At Project Syndicate , Mohamed El-Erian reminds us that Ireland is again an interesting case study in economic policy. When the Celtic Tiger was de-clawed (well, worse, actually) during the global economic crisis, most Irish civilians suffered, while the banks were propped up by a series of emergency measures. So it would have been rational to expect to see massive public opposition to harsh austerity measures. And yet, the reaction in Ireland has been far tamer than in fellow PIIGS countries. El-Erian notes that it is too early to tell what the long term effects of austerity will be, though it is important to keep watching: Austerity’s supporters point to the fact that Ireland is on the verge of “graduating” from the troika’s program. Growth has resumed, financial-risk premia have fallen sharply, foreign investment is picking up, and exports are booming. All of this, they argue, provides the basis for sustainable growth and declining unemployment. Ireland, they conclude, was right to stay in the eurozone, especially because small, open economies that are unanchored can be easily buffeted by a fluid global economy. “Not so fast,” says the other side. The critics of austerity point to the fact that Irish GDP has still not returned to its 2007 level. Unemployment remains far too high, with alarming levels of long-term and youth joblessness. Public debt remains too high as well, and, making matters worse, much more of it is now owed to official rather than private creditors (which would complicate debt restructuring should it become necessary). The critics reject the argument that small, open economies are necessarily better off in a monetary union, pointing to how well Switzerland is coping. And they lament that eurozone membership means that Ireland’s “internal devaluations,” which involve significant cuts in real wages, have not yet run their course. The data on the “Irish experiment” – including the lack of solid counterfactuals – are not conclusive enough for one side to declare a decisive victory. Yet there is some good analytical news. Ireland provides insights that are helpful in understanding how sociopolitical systems, including economically devastated countries like Cyprus and Greece, have coped so far with shocks that were essentially unthinkable just a few years ago. Read Ireland and the Austerity Debate here .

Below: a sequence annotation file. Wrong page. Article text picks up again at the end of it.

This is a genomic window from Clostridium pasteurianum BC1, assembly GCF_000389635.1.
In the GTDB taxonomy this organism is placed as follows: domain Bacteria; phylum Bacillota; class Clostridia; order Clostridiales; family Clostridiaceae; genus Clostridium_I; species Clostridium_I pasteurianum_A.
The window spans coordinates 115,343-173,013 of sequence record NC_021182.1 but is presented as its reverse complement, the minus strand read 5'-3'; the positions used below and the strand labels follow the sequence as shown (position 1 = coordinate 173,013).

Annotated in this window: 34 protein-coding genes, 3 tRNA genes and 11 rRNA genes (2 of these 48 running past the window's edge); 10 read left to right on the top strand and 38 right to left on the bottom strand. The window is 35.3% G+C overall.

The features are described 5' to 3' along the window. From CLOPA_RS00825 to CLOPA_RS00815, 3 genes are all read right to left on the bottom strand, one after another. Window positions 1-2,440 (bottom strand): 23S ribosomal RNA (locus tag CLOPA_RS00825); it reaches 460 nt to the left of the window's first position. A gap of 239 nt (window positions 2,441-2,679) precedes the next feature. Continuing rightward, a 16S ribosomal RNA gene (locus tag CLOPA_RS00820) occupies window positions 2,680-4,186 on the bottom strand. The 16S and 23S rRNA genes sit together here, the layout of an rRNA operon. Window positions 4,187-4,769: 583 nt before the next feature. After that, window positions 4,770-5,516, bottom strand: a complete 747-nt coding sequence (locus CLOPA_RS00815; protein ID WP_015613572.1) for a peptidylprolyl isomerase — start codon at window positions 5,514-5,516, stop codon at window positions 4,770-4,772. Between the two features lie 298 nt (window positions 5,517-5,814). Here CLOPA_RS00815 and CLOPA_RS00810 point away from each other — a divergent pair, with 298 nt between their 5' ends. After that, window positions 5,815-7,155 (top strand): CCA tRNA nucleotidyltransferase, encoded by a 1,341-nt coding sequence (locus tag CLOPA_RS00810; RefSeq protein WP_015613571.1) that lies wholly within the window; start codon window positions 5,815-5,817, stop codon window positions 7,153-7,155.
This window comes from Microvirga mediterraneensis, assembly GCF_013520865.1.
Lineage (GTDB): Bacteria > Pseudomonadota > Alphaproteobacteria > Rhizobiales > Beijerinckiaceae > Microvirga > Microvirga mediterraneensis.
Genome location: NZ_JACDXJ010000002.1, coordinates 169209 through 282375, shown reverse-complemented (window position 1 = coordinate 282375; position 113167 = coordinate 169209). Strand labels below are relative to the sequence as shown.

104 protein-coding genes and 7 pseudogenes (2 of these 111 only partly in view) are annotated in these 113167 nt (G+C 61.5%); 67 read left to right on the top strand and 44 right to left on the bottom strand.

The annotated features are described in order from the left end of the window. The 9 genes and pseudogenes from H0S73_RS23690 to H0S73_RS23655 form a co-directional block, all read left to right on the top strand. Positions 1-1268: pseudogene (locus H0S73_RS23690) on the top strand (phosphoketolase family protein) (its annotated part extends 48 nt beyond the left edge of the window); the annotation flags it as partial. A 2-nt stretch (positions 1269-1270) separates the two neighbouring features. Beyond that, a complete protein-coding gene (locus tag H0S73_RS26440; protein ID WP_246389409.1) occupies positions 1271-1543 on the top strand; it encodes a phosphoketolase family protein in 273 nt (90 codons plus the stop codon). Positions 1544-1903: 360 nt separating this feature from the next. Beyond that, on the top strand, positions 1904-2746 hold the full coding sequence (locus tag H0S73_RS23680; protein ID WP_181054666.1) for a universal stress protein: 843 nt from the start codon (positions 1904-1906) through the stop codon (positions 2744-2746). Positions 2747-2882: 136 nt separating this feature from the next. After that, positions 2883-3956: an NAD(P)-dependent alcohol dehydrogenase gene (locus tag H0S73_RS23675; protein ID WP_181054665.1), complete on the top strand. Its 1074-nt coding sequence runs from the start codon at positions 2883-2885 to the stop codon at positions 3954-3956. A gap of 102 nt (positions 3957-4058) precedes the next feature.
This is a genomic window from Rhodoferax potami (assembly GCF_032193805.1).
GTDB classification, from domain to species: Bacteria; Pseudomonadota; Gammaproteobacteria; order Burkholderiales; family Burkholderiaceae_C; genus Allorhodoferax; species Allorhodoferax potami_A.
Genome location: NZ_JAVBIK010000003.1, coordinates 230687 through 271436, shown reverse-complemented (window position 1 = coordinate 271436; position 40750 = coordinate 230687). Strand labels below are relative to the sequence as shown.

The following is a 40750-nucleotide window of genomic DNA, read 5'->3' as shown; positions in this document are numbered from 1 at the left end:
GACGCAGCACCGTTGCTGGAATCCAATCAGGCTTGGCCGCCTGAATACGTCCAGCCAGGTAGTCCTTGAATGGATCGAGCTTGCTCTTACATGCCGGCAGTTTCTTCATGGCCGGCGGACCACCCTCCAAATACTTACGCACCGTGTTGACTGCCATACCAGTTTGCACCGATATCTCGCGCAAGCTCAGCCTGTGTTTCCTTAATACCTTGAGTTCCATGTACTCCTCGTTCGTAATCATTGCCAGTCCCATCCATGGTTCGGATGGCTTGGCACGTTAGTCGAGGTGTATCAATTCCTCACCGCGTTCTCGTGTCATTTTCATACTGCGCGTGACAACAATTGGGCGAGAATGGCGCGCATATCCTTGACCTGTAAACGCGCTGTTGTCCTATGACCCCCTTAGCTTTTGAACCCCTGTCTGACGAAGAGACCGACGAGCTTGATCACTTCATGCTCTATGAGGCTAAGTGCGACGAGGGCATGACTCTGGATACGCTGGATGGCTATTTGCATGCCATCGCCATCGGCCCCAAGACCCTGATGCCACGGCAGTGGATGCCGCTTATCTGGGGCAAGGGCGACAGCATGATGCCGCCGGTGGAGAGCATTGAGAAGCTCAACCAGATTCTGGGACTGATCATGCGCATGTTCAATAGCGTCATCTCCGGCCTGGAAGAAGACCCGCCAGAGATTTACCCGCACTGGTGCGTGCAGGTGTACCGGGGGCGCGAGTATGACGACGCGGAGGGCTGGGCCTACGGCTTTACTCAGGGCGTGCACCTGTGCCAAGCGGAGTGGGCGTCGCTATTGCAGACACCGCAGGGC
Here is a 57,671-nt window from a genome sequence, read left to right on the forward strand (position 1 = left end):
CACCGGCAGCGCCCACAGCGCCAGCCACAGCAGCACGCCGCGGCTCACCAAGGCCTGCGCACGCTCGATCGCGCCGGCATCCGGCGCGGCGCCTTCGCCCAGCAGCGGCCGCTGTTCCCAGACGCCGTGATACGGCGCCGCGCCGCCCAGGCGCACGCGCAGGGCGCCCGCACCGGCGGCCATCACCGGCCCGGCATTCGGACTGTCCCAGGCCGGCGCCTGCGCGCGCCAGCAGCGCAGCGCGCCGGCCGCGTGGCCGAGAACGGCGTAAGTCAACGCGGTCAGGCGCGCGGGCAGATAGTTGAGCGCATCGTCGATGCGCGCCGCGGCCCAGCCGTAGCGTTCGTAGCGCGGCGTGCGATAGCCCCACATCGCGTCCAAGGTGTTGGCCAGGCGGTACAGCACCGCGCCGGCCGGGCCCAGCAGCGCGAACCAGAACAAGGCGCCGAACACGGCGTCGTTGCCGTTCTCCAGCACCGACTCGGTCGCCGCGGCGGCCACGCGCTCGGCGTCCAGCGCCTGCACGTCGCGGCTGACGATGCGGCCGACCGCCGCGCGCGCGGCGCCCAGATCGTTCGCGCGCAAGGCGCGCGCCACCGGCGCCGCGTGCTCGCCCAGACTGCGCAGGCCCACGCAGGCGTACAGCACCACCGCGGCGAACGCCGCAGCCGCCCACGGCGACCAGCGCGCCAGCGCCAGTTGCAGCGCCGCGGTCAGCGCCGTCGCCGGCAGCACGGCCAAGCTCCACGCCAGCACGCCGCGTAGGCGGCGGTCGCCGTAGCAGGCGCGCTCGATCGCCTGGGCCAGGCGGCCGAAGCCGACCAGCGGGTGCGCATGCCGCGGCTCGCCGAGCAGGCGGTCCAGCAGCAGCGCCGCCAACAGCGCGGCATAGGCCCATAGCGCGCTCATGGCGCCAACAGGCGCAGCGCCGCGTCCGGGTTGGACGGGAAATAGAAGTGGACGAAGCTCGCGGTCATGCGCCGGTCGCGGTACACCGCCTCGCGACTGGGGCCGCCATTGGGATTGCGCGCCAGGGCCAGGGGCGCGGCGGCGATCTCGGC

Filed under: monetary policy, global business, IMF, fiscal policy, debt, EU, too big to fail, EU bailout, Ireland, austerity measures, project syndicate, foreign investment, monetary union, Mohamed El-Erian, austerity programs, Ireland's banks, troika